Viral Prerequisites and Nationalist Lessons in Time of Plague

Victor Davis Hanson // American Greatness

President Donald Trump has courted endless controversies for promoting nonconventional policies and entertaining contrarian views. From the outset, he oddly seemed to have believed that having navigated the jungles of the Manhattan real estate market—crooked politicians, mercurial unions, neighborhood social activists, the green lobby, leery banks, cutthroat rivals—better prepared him for the job than did a 30-year tenure in the U.S. Senate.

Certainly, candidate and then President Trump’s strident distrust of China was annoying to the American establishment. The Left saw China in rosy terms as the “Other” that just did things like airports, high-speed rail, and solar panels better than did America’s establishment of geriatric white male has-beens. Many on the Right saw China as a cash cow that was going to take over anyway, so why not milk it before the deluge?

In sum, conventional Washington wisdom assumed that appeasing the commercial banditry of an ascendant China, at best might ensure that its new riches led to Westernized political liberalization, and at worst might at least earn them a pat on the head from China as it insidiously assumed its fated role as global hegemon.

Trump once enraged liberal sensibilities by issuing travel bans against countries in the Middle East, Iran, Nigeria, and North Korea as they could not be trusted to audit their own departing citizens. His notion that nations have clearly defined and enforced borders was antithetical to the new norms that open borders and sanctuary cities were part of the global village of the 21st century.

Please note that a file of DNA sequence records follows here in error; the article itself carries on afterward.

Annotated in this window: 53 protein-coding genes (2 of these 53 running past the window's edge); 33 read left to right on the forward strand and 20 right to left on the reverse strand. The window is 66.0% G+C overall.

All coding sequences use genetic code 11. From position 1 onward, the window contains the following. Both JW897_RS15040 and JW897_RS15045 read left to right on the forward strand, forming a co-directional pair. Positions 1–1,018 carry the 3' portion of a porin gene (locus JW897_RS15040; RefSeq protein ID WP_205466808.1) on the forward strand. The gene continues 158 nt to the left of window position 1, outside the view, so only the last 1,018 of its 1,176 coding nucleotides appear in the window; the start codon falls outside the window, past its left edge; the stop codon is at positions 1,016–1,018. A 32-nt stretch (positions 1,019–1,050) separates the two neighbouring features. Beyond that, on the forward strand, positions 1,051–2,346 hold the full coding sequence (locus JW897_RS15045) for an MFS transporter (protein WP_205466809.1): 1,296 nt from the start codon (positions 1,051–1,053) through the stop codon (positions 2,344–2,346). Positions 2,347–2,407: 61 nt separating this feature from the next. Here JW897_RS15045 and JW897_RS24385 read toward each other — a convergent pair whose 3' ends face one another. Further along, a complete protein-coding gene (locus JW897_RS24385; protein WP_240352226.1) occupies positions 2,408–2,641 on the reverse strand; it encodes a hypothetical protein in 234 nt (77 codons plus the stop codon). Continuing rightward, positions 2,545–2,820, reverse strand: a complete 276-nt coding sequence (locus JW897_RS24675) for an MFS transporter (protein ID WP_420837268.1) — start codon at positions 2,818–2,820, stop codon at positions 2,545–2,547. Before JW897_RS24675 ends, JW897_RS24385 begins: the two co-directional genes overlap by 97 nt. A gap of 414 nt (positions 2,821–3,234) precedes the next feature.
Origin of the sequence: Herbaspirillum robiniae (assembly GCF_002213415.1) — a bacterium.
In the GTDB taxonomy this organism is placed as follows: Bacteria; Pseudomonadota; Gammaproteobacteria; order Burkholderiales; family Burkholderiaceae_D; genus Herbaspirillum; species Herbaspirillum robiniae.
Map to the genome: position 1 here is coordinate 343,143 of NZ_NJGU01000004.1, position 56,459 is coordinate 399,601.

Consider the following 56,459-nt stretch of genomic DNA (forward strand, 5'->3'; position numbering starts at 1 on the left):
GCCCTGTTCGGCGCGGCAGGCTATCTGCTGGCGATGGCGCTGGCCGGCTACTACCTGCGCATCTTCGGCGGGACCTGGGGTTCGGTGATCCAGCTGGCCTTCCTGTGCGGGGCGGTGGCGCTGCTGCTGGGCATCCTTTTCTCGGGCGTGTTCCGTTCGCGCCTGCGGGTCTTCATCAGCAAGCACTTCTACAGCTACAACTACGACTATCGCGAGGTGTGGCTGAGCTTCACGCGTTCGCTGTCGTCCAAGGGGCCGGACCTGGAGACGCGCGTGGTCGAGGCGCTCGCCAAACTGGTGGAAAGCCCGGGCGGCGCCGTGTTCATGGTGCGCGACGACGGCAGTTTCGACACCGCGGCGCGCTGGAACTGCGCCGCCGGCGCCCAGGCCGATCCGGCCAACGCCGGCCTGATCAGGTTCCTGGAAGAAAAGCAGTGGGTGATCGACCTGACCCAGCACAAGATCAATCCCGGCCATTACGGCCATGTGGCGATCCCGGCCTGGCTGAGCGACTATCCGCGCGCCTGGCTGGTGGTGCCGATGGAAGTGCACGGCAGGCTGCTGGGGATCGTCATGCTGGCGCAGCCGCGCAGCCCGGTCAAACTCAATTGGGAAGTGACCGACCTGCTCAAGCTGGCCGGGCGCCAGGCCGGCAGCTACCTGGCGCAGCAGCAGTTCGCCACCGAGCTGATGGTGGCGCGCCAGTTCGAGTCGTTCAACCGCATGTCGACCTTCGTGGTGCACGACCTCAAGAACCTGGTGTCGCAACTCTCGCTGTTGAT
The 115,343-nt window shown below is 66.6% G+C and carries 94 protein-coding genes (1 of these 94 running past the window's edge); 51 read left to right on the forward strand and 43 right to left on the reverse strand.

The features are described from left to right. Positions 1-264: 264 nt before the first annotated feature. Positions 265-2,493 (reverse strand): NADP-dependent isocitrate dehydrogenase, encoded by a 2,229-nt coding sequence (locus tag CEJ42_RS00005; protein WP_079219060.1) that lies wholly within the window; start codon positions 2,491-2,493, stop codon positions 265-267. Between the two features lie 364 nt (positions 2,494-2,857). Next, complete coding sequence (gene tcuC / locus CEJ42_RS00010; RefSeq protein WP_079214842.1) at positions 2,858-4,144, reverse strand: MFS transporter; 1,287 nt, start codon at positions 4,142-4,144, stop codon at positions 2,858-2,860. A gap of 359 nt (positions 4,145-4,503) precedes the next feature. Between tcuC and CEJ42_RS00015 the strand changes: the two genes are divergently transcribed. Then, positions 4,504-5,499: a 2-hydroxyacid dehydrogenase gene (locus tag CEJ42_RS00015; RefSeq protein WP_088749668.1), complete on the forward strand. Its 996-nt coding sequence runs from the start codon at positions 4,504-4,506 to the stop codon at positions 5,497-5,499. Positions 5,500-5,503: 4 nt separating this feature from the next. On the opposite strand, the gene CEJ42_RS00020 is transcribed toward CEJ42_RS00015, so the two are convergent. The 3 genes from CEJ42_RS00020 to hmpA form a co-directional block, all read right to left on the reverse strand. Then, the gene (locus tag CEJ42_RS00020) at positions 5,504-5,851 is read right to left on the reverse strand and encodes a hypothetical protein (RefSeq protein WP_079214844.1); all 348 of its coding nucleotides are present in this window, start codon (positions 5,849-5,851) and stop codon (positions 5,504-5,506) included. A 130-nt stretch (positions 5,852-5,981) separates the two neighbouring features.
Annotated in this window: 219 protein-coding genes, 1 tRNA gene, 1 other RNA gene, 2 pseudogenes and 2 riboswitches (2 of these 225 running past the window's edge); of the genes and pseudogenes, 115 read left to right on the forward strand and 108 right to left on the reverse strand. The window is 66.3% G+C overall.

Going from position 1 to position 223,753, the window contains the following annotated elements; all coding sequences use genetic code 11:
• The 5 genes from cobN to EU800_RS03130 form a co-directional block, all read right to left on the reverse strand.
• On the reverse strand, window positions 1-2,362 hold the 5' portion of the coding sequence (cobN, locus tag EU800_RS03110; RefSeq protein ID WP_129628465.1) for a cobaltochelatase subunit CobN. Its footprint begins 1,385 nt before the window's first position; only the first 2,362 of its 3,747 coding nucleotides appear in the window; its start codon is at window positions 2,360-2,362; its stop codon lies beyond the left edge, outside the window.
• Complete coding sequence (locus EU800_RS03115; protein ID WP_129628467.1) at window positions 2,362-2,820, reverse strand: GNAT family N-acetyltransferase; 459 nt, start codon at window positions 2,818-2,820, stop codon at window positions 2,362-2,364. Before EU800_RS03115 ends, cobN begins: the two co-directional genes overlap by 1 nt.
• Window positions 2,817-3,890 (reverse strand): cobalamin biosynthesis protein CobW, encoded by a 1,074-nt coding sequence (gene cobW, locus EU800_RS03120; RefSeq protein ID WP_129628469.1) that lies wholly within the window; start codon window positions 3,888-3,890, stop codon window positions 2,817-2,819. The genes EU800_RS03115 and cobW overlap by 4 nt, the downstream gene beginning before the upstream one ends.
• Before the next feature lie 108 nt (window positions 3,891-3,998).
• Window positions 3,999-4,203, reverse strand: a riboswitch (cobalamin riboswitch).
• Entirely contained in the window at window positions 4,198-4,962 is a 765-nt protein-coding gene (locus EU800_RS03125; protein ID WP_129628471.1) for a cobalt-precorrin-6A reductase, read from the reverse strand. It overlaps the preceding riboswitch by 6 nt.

Trump certainly distrusted globalization. He has waged a veritable multifront war against the overreach of transnational organizations, whether that be the European Union or the various agencies of the United Nations. Even relatively uncontroversial steps, such as greenlighting experimental drugs and off-label uses of old medicines for terminal patients drew the ire of federal bureaucrats and medical schools as potentially dangerous or irrelevant in cost-benefit analyses.

Yet since the outbreak of the virus, Trump’s idiosyncratic sixth sense has come in handy. The country is united in its furor at China—even if it is giving no credit to Trump for being years ahead of where it is now.

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